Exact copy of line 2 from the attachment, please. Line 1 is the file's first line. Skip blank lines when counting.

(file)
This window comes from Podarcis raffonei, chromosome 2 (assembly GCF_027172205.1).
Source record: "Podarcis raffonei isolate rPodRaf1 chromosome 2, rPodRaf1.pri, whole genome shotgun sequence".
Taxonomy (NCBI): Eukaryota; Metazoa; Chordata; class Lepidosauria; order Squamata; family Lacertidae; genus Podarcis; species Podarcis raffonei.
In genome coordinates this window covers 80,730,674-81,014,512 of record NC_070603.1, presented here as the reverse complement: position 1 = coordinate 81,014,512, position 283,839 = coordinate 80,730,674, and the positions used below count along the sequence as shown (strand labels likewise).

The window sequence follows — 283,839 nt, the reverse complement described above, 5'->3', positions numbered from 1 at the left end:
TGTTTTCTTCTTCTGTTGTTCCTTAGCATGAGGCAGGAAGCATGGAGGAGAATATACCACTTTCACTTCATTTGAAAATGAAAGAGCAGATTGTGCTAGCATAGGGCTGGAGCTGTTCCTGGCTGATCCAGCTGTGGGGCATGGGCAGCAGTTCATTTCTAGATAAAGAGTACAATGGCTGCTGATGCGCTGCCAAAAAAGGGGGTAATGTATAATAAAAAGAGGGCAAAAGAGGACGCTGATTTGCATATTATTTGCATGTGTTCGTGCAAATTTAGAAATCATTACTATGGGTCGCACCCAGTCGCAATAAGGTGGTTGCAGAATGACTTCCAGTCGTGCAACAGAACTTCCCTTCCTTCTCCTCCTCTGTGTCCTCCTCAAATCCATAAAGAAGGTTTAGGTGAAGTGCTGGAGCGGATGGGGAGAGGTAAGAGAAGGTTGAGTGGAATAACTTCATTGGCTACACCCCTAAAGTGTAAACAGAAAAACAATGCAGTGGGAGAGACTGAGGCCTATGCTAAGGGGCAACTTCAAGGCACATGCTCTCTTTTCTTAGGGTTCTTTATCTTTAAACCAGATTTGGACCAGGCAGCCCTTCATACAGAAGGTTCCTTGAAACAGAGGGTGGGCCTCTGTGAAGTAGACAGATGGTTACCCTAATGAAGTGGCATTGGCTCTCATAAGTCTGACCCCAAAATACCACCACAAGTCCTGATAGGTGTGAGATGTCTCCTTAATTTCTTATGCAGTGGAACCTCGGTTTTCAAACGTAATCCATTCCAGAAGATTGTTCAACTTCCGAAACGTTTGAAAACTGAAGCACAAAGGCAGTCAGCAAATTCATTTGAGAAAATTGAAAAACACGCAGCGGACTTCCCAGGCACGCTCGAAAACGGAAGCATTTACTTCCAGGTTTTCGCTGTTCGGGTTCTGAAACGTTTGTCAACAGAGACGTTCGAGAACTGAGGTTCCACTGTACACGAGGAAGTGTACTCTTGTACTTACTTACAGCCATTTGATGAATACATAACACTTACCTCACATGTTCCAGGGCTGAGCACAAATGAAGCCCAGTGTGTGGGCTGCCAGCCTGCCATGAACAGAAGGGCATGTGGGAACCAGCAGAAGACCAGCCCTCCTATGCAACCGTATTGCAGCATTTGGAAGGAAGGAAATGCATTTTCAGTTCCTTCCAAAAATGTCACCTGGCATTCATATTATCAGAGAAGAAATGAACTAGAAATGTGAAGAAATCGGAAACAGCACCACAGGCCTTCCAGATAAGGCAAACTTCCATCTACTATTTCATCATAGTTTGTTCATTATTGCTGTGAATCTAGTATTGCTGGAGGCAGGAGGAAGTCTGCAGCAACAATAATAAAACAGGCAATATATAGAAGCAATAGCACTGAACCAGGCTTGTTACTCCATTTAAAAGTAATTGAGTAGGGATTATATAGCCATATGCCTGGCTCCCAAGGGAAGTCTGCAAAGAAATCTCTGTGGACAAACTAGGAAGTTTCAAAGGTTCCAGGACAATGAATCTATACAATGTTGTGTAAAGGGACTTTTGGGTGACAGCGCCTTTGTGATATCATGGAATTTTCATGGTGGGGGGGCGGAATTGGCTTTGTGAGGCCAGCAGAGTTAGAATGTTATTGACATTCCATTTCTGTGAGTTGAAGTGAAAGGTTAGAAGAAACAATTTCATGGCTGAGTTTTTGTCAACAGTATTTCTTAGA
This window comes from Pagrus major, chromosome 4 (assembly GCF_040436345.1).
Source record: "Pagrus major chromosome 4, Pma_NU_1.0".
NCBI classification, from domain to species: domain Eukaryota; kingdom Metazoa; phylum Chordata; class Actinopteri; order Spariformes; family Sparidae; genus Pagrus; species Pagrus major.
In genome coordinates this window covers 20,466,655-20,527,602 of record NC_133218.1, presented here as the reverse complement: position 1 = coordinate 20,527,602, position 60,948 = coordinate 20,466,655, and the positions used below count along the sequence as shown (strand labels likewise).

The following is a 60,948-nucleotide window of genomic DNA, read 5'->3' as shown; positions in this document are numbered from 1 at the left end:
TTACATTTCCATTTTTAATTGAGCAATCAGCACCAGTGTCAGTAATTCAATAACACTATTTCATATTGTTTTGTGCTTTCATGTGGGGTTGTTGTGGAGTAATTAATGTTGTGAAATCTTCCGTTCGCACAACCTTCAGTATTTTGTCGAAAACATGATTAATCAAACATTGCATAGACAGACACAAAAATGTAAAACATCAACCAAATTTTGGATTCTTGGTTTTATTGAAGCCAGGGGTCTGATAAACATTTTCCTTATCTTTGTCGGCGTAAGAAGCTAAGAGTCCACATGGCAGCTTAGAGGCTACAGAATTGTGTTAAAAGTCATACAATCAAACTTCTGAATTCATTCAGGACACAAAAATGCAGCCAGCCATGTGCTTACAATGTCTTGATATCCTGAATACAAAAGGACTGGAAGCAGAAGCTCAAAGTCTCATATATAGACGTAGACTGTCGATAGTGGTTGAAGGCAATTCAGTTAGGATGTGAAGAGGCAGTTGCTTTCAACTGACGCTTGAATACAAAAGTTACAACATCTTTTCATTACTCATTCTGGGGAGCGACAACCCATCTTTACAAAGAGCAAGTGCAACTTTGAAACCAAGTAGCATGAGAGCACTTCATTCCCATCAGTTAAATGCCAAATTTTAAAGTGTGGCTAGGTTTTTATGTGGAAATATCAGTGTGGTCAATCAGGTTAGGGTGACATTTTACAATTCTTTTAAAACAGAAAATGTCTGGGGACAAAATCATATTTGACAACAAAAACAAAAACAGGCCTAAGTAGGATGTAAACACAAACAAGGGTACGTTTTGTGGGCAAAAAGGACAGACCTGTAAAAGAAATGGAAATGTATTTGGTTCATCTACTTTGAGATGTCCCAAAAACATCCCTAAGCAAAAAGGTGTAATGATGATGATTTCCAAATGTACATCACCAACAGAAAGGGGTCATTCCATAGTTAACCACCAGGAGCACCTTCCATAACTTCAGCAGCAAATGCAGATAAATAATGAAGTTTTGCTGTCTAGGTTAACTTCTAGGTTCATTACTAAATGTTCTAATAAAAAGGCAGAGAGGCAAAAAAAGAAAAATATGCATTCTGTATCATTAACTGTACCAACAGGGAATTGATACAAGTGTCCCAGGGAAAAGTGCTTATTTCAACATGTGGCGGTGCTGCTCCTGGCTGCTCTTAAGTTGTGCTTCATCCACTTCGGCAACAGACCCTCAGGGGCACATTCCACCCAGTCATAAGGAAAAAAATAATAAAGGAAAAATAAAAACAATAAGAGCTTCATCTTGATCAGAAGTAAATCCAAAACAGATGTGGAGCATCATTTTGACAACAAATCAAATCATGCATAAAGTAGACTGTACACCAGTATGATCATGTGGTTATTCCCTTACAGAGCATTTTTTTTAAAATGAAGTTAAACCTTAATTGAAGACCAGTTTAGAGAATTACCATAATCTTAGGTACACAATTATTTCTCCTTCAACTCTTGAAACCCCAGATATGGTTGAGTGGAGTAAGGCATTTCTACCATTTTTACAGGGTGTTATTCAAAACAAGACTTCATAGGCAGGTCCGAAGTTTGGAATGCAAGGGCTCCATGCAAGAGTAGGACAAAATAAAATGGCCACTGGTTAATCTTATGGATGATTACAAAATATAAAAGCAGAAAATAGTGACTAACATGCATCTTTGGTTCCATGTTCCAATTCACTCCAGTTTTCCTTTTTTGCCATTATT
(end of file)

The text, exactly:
Source record: "Podarcis raffonei isolate rPodRaf1 chromosome 2, rPodRaf1.pri, whole genome shotgun sequence".